EVENTS FROM LAST SEASON

Tuesday, September 25, 2012, 8:00 p.m. - Javier Zalba Suarez

Javier Zalba Suarez is a successful and recognized Cuban-born flutist, clarinetist, and saxophone player. He has built an illustrious career and repertoire around the world with sophisticated timbres and technical execution of the family of saxophones, clarinets, and flutes. Javier enjoys an active performing career that covers different styles of music ranging from Classical, Jazz, Latin Jazz, to popular Cuban music.

A classically trained artist Javier Zalba graduated from the Cuban National School of Arts (ENA) as a clarinetist in 1976 and as a flautist from the Professional Studies School, Ignacio Cervantes in 1984. He began his professional career as a clarinet teacher at the ENA in 1978. In the same year, he took part in the Orquesta Cubana de Musica Moderna.

In 1984, he was invited to take part in Irakere, one of Cuba’s best-known Latin Jazz bands led by Chucho Valdés. Enjoying a successful career as a flute, clarinetist and saxophone player, he joined Bobby Carcasses’ ensemble Afrojazz in 1991, the orchestra of the Tropicana Cabaret, and the group Oru which was directed by guitarist Sergio Vitier. In 1997, he became a member of the group Cubanismo, directed by trumpet player Jesus Alemany. In the same year, he partnered with pianist Roberto Fonseca and created his own Latin Jazz ensemble called, Temperamento. It was in 2000 when he joined the legendary Buena Vista Social Club Orchestra with singer, Ibrahim Ferrer and pianist, Ruben Gonzalez performing in some of the most prestigious venues and music festivals around the world.

The internationally embraced and respected artist, Javier has been invited several times as a member and soloist by the Cuban National Symphony Orchestra and many others chamber ensembles. 

As a soloist, he has recorded two albums entitled, Homenaje (Serendib Classic) in 1995, and his most recent Bariton-cha (Colibri). As a musician, his contributions have expanded outside the musical genre and into the literary world through his books, Technique for the Saxophone being published by Abdala in Havana, Cuba, and his upcoming books, Sax Soneando and Flute Soneando will be published by Advance Music, a German company.

Javier Zalba Suarez is currently a professor at the Amadeo Roldan Conservatoire and has conducted several Cuban Music workshops in Barranquilla, Colombia (2000); Copenhagen Rhythmic Conservatoire, Denmark (2003); Liceo de Barcelona (El Aula), Spain (2004); Guildhall School of Music and Drama, England (2004 & 2006) and Montreaux as part of the Jazz Festival, Switzerland (2005) and Vandoren House, Paris (2010).

Today Javier continues to be a top Latin Jazz world performer. His versatility, flair, combined with his domination and mastering of woodwind instruments allows him to create authentic and timeless musical passages for people around the globe. 

Tuesday, November 27, 2012, 8:00 p.m. - The Banda Brothers

Respect. Admiration. In the highly demanding field of music, they're awarded to only a choice few…to outstanding creative forces like Ramon and Tony Banda. They are best known to audiences the world over for the 30 plus years of solid, uncompromising work they spent as the backbone and anchors of one of the worlds most celebrated music ensembles, the Poncho Sanchez Latin Jazz Band…Tony on bass, Ramon on drums & timbales.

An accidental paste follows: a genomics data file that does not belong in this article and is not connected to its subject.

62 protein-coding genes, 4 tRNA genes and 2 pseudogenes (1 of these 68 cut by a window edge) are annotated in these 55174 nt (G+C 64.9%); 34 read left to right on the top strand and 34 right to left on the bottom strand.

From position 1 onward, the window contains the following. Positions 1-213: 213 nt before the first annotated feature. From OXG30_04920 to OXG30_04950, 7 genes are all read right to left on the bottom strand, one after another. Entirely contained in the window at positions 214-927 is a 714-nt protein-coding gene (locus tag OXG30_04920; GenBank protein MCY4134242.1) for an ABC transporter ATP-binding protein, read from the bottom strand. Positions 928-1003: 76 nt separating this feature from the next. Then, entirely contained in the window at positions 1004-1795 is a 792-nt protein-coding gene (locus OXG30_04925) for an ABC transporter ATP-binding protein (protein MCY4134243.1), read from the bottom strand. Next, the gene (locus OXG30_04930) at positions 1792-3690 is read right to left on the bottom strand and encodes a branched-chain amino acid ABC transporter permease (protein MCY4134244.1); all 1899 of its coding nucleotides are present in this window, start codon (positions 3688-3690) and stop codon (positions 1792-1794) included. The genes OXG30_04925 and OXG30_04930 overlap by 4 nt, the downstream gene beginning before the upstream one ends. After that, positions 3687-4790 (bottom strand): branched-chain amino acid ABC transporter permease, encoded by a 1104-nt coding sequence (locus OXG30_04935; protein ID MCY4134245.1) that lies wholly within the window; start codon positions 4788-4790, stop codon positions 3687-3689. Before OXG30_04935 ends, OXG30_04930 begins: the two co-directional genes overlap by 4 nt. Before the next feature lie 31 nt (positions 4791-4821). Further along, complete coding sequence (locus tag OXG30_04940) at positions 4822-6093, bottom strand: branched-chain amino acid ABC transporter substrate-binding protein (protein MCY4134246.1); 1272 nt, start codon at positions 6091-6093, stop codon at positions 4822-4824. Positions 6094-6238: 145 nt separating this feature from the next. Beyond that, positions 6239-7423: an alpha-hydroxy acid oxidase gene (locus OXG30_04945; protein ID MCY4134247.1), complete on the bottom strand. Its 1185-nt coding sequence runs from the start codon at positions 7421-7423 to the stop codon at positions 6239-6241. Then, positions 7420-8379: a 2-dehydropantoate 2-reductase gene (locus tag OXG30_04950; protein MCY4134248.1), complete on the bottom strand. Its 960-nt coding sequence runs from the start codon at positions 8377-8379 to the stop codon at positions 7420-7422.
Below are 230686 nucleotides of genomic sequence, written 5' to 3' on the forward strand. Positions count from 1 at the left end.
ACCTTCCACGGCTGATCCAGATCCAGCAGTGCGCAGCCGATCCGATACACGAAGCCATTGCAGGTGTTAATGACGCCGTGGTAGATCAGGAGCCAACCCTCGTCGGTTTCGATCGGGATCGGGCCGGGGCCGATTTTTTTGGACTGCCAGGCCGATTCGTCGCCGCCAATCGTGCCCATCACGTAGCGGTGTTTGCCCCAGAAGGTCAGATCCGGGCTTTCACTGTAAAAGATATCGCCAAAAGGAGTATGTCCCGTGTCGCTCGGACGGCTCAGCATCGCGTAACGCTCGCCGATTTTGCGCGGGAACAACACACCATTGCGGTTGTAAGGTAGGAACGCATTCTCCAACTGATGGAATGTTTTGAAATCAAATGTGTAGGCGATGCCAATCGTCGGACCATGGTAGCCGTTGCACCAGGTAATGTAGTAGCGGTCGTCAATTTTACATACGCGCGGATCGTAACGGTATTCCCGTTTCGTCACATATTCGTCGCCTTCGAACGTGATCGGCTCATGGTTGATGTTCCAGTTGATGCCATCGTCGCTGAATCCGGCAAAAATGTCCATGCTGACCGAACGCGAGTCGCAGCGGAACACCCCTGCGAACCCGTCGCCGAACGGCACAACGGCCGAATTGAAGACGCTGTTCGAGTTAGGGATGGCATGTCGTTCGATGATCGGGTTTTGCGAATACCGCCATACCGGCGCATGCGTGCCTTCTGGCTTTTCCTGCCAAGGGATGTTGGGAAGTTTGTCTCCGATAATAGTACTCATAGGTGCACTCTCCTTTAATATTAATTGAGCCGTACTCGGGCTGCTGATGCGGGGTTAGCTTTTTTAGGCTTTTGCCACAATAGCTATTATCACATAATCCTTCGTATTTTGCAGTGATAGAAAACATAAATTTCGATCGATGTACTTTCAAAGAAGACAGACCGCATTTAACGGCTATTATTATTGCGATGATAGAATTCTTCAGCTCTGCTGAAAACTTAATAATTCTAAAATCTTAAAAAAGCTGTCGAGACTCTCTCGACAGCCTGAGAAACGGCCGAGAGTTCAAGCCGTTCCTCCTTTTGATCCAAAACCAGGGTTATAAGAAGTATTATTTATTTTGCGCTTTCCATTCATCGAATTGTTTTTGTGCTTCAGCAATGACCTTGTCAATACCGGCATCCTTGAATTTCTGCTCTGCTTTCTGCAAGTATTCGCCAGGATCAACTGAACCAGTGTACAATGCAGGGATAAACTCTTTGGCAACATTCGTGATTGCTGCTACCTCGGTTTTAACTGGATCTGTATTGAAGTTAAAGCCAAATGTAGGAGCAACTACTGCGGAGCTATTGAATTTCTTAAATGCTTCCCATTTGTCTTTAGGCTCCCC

There was much music in the family home and surrounding neighborhood. By 1961 the brothers were performing on a regular basis all across Southern California, thus receiving invaluable "on the bandstand" experience at an unusually young age. It was during these formative years that the brother's love and appreciation for a wide variety of musical styles developed, especially Jazz / Latin / Rhythm & Blues. The brothers have participated in countless world tours, music festivals and recording sessions with a long list of world renown artist including Dizzy Gillespie, Tito Puente, Cal Tjader, Celia Cruz, Ray Charles, Snooky Young, Carmen McRae, Mongo Santamaria, Joey DeFrancesco, Ry Cooder, Jackson Browne,  Stanley Turrentine, Joe Pesci, Jimmy Smith, Francisco Aguabella, Jazz Crusaders, Eddie Harris and the list goes on.

Playing with an energy and conviction that is soulful, relaxed and intensely swinging, Tony & Ramon sign all of their art that way, but never more so than when they now head up their own group "The Banda Brothers". Formed in 1996, the group has a unique talent for bringing insight and imagination to original material as well as covered classics, providing the perfect balance of accessibility and invention. Their debut CD “Acting Up!” was released on the WJ3 Label.

Tuesday, January 15, 2013, 8:00 p.m. - Alex Acuña

Born in Pativilca, Peru, 100 miles north of Lima, Alex Acuña was born into a musical family that inspired him and helped shape him as a musician. His father and five brothers were all musicians. Alex taught himself how to play the drums from the age of four. By the time Alex turned ten, he was already playing in local bands. As a teenager, he moved to Lima and became one of Peru's most accomplished session drummers, performing on many recording projects for artists, as well as film and television productions.

In Lima, Alex also earned a glowing reputation for his live performances. So much so, that at the age of eighteen, Alex was chosen by the great Latin band leader, Perez Prado, to join his big band. It was with the Prado band that Alex first traveled to the United States. In 1967, Alex moved to Puerto Rico to work as a studio musician and play locally. During this period, he also studied for three years at the Puerto Rico Conservatory of Music, playing as a classical percussionist with the Symphony Orchestra under the direction of the famed Spanish cellist master Pablo Casals.